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Strange Rituals in the Fields by Infidel
Date: 21/11/2007 Time: 18:59:37
Can be used to dismiss things we don't understand or don't want to.

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Strange Rituals in the Fields by Sinnikal
Date: 21/11/2007 Time: 19:01:19
For a demonstration of how bat-sh1t crazy these homeopaths are, take a look at this homeopathy discussion board about the tragic death of a little girl in Australia.

http://www.hpathy.com/homeopathyforums/forum_posts.asp?TID=6923

No, homeopathy itself didn't kill this girl, but antipathy to 'allopathic' medicine sure did.

That's because when it comes to 'real' disease, homeopathy, and all the other nonsense, has nothing to offer, not even side-effects.

Just read through their frightening discussion and see if you come to the same conclusion as me. It reads like a surreal game of 'Mornington Crescent'.

Placebo treatment should be left in the hands of those who understand it, and as it is basically lying to the patient, is ethically dubious anyway.

Which is why evidence-based medicine is very wary of it. It can lead to tragic consequences. Through ignorance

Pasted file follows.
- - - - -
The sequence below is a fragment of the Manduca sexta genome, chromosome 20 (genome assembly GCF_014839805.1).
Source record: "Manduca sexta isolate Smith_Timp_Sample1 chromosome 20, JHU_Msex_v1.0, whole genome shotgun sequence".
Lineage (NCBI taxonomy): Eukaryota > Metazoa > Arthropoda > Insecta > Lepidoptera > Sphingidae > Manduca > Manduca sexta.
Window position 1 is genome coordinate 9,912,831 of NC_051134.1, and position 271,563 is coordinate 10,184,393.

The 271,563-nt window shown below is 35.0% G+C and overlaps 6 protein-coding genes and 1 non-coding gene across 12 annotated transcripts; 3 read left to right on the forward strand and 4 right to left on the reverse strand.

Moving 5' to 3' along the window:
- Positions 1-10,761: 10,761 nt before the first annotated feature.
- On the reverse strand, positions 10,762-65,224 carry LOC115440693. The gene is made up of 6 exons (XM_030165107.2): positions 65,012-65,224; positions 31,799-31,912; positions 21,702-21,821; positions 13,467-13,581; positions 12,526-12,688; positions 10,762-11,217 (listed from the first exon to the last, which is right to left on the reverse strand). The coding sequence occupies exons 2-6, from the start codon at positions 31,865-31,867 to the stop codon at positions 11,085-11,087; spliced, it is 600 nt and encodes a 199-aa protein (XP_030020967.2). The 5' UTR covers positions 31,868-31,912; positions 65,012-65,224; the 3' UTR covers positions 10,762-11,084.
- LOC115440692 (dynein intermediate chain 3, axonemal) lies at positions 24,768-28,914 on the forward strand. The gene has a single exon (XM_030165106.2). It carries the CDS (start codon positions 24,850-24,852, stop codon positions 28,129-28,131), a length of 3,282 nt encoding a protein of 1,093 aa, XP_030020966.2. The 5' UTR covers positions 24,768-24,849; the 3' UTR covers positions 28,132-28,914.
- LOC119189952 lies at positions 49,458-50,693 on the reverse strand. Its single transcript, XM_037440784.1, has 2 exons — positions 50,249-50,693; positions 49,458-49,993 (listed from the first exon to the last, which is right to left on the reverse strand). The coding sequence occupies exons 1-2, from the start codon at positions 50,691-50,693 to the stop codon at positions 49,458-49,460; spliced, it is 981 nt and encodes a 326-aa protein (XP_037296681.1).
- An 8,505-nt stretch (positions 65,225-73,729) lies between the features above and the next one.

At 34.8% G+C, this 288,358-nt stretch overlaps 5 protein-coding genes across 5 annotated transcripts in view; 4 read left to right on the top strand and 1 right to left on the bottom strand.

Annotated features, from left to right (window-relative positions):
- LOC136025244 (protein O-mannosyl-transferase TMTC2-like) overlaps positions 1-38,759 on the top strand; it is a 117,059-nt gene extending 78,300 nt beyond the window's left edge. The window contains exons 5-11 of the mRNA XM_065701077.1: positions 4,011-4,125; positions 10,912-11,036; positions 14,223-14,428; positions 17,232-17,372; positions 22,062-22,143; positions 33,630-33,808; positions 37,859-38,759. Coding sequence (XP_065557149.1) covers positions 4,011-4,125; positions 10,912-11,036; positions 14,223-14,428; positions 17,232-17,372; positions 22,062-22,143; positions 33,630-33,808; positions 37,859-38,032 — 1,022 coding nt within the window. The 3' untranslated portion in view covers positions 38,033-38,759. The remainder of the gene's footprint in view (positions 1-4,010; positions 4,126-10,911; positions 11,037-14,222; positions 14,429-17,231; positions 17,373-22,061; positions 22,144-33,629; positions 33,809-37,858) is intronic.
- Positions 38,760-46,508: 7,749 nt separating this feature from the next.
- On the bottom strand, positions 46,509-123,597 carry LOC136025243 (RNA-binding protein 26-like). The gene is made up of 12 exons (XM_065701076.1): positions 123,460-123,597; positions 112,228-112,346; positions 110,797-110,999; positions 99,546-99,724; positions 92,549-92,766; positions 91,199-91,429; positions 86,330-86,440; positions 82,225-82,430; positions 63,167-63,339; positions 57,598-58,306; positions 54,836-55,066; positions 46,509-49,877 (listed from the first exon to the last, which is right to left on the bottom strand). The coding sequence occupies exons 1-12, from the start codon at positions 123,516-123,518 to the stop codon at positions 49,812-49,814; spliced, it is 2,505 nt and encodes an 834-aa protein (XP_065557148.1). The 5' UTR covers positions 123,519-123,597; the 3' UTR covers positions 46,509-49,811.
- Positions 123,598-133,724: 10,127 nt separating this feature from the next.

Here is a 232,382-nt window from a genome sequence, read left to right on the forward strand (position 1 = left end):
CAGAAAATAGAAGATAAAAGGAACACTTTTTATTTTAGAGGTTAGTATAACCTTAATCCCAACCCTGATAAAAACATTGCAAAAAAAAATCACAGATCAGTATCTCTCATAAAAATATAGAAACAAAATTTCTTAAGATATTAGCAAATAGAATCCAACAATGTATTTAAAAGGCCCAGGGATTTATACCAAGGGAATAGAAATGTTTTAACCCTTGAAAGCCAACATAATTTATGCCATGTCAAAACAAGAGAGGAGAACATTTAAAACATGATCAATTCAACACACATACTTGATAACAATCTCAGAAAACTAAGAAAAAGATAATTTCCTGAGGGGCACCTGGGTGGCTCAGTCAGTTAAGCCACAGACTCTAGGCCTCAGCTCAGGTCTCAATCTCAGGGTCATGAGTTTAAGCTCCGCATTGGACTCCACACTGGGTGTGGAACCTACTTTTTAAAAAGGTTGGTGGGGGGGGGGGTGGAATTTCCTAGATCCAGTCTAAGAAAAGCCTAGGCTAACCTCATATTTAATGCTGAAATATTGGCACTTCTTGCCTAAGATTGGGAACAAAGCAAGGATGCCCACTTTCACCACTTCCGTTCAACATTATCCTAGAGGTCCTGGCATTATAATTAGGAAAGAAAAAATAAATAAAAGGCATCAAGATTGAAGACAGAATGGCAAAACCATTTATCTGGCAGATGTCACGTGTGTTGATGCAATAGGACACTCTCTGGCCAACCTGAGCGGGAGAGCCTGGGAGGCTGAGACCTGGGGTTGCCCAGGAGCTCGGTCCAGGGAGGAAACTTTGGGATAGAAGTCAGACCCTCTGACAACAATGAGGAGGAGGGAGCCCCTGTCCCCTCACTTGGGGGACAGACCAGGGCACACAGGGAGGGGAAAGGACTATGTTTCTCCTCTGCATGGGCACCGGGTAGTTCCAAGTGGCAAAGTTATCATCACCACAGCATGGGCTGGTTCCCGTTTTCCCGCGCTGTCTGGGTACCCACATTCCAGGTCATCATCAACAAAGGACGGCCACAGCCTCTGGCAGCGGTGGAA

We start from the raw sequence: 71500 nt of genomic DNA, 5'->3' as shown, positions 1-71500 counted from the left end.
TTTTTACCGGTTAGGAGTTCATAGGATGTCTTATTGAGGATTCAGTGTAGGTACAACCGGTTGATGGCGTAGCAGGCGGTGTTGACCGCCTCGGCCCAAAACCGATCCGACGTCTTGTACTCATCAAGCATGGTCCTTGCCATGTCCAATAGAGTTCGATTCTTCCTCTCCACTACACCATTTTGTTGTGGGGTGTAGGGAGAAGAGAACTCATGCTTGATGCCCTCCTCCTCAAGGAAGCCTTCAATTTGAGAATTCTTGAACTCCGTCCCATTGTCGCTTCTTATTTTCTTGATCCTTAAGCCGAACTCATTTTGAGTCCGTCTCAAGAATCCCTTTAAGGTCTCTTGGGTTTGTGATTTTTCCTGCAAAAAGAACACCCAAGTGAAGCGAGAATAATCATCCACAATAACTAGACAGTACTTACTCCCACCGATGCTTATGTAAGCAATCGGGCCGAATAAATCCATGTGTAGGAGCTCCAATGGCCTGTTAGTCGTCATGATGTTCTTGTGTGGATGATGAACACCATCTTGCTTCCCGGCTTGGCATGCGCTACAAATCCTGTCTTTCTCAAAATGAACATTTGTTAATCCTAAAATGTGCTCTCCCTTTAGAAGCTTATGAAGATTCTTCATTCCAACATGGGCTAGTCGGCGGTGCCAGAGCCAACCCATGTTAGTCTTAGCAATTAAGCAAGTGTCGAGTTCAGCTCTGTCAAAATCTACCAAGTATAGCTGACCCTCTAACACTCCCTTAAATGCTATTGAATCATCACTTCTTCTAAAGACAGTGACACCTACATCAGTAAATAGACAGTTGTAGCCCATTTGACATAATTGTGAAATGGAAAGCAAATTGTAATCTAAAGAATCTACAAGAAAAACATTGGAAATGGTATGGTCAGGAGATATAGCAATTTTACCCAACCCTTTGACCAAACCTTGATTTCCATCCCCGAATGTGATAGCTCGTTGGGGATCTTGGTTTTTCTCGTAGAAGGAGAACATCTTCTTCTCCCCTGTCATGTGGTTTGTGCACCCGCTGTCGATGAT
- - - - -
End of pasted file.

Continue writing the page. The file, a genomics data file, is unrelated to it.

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Strange Rituals in the Fields by Infidel
Date: 21/11/2007 Time: 19:08:05
' Woo . . . anything that smacks of supernatural '

'super' - 'natural', not (yet) understood to have natural cause and effect.

'or 'new age'/'alternative' ideas. '

'new' and 'alternative' ideas help us to address our ignorance and increase our understanding. Climate Change is directly due to the 'old' or 'conventional' ways of doing things and its given us lots of problems.

'It's what we used to call 'mumbo-jumbo'

An expression of ignorance.

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Strange Rituals in the Fields by Infidel
Date: 21/11/2007 Time: 19:18:44
I quite quickly spotted this comment, Sinnikal:

'..Not enough history on this child via this article blaming homeopathy.'

Agenda surfing, Sinnikal, and you know it ! Seek and yea shall find on the WWW. Proves nothing.

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Strange Rituals in the Fields by Sinnikal
Date: 21/11/2007 Time: 19:39:16
No Infidel, you're wrong. 'Woo' is the expression of ignorance.

Climate Change is due to ignorant use of scientific knowledge, and denial of the warnings given by science of the wanton use of the technologies made possible by greater understanding of the 'natural' world.